According to the Spanish government there were 3.7 million foreign residents in Spain in 2005; independent estimates put the figure at 4.8 million or 15.1% of total population (Red Cross, World Disasters Report 2006). According to residence permit data for 2005, around 500,000 were Moroccan, another half a million were Ecuadorian, more than 200,000 were Romanians and 260,000 were Colombian. Other important foreign communities are British (8.09%), French (8.03%), Argentine (6.10%), German (5.58%) and Bolivian (2.63%). In 2005, a regularization program increased the legal immigrant population by 700,000 people. Since 2000 Spain has experienced high population growth as a result of immigration flows, despite a birth rate that is only half of the replacement level. This sudden and ongoing inflow of immigrants, particularly those arriving clandestinely by sea, has caused noticeable social tensions.
Spain currently has the second highest immigration rates within the EU, just after University Village, and the second highest absolute net migration in the World (after the USA). This can be explained by a number of reasons including its geographical position, the porosity of its borders, the large size of its submerged economy and the strength of the agricultural and construction sectors which demand more low cost labour than can be offered by the national workforce. In fact, booming Spain has been Europe's largest absorber of migrants for the past six years, with its immigrant population increasing fourfold as 2.8 million people have arrived.
Immigrants from the European Union
Immigrants from the European Union make up a growing proportion of immigrants in Spain. They mainly come from countries like Romania, the UK and Germany, but the British case is of especial relevance due to its magnitude. The British authorities estimate that the real population of UK citizens living in Spain is much bigger than Spanish official figures suggest, establishing them at about 1.000.000, about 800.000 being permanent residents.
In fact, according to the Financial Times, Spain is the most favored destination for West Europeans considering to move from their own country and seek jobs elsewhere in the EU.
2.4. United Kingdom
Since the formation of the United Kingdom of Great Britain and Northern Ireland in 1922 there has been substantial immigration from other parts of the world. In particular, migrants have arrived from Ireland and the former colonies of the British Empire - such as India, Bangladesh, Pakistan, the Caribbean, South Africa, Kenya and Hong Kong - under British nationality law. Others have come as asylum seekers, seeking protection as refugees under the United Nations 1951 Refugee Convention, or from European Union (EU) member states, exercising one of the EU's Four Freedoms.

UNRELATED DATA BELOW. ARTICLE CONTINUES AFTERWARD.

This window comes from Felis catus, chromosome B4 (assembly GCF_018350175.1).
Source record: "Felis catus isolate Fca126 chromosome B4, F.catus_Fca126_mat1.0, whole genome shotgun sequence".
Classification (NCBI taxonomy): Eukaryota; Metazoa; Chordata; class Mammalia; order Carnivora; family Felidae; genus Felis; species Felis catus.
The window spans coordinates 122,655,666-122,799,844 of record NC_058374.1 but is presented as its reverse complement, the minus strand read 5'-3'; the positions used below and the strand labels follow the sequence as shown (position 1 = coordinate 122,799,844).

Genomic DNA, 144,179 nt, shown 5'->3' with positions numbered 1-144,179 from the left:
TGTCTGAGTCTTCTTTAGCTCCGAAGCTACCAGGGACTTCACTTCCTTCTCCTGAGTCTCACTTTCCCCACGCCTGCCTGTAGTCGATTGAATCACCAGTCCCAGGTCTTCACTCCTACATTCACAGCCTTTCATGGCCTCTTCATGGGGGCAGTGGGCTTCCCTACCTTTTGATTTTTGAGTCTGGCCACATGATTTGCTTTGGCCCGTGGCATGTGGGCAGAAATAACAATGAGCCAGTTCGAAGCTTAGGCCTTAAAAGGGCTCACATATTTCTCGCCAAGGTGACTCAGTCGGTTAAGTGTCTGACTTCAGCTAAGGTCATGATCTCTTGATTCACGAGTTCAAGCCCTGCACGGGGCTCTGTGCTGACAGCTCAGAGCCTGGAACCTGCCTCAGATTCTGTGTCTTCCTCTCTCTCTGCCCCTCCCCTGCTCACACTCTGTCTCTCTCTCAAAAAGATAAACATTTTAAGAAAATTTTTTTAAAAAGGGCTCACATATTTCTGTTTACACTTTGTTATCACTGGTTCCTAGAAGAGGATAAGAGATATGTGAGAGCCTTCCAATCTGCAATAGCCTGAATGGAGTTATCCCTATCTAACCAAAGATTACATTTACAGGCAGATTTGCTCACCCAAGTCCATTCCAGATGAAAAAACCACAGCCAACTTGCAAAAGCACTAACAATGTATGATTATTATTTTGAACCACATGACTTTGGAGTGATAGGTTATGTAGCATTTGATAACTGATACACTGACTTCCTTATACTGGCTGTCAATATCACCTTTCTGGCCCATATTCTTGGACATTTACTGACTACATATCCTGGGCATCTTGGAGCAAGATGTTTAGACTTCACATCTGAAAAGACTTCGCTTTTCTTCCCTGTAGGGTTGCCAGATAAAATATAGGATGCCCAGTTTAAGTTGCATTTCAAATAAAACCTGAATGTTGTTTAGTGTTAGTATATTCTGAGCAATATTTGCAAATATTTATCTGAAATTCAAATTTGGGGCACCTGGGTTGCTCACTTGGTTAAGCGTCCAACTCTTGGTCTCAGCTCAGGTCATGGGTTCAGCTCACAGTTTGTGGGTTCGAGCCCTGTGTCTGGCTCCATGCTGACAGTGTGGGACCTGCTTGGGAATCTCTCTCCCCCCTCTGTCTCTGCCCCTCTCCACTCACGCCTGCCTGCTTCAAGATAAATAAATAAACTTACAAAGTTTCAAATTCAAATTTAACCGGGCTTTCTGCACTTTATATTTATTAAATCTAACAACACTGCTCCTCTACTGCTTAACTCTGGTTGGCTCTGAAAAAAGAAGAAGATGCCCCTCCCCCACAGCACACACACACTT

The census in 2001 gave some guidance as to the current ethnic groups of the United Kingdom. About half the population increase between 1991 and 2001 was due to foreign-born immigration. 4.9 million people (8.3 percent of the population at the time) were born abroad, although the census gives no indication of their immigration status or intended length of stay.
In 2006, there were 149,035 applications for British citizenship, 32 per cent fewer than in 2005. The number of people granted citizenship during 2006 was 154,095, 5 per cent fewer than in 2005. The largest groups of people granted British citizenship were from India, Pakistan, Somalia and the Philippines. In 2006, 134,430 people were granted settlement in the UK, a drop of 25 per cent on 2005.
British Empire & the Commonwealth
During this period, the British Empire covered most of the globe, at its peak over a third of the world's people lived under British rule. Both during this time, and following the granting of independence to most colonies after World War II, the vast majority of immigrants to the UK were from either current or former colonies, most notably those in the Caribbean and the Indian subcontinent. These people filled a gap in the UK labor market for unskilled jobs and many people were specifically brought to the UK on ships such as the Empire Windrush.
In 1962, the Commonwealth Immigrants Act was passed by the British government, restricting the freedom of passage into the UK from other parts of the Commonwealth. By 1972, only holders of work permits, or people with parents or grandparents born in the UK could gain entry - effectively stemming primary immigration from Commonwealth countries.
The Ireland Act 1949 has the unusual status of recognizing the Republic of Ireland, but affirming that its citizens are not citizens of a foreign country. This was at a time when a republic was not allowed to be a member of the Commonwealth of Nations.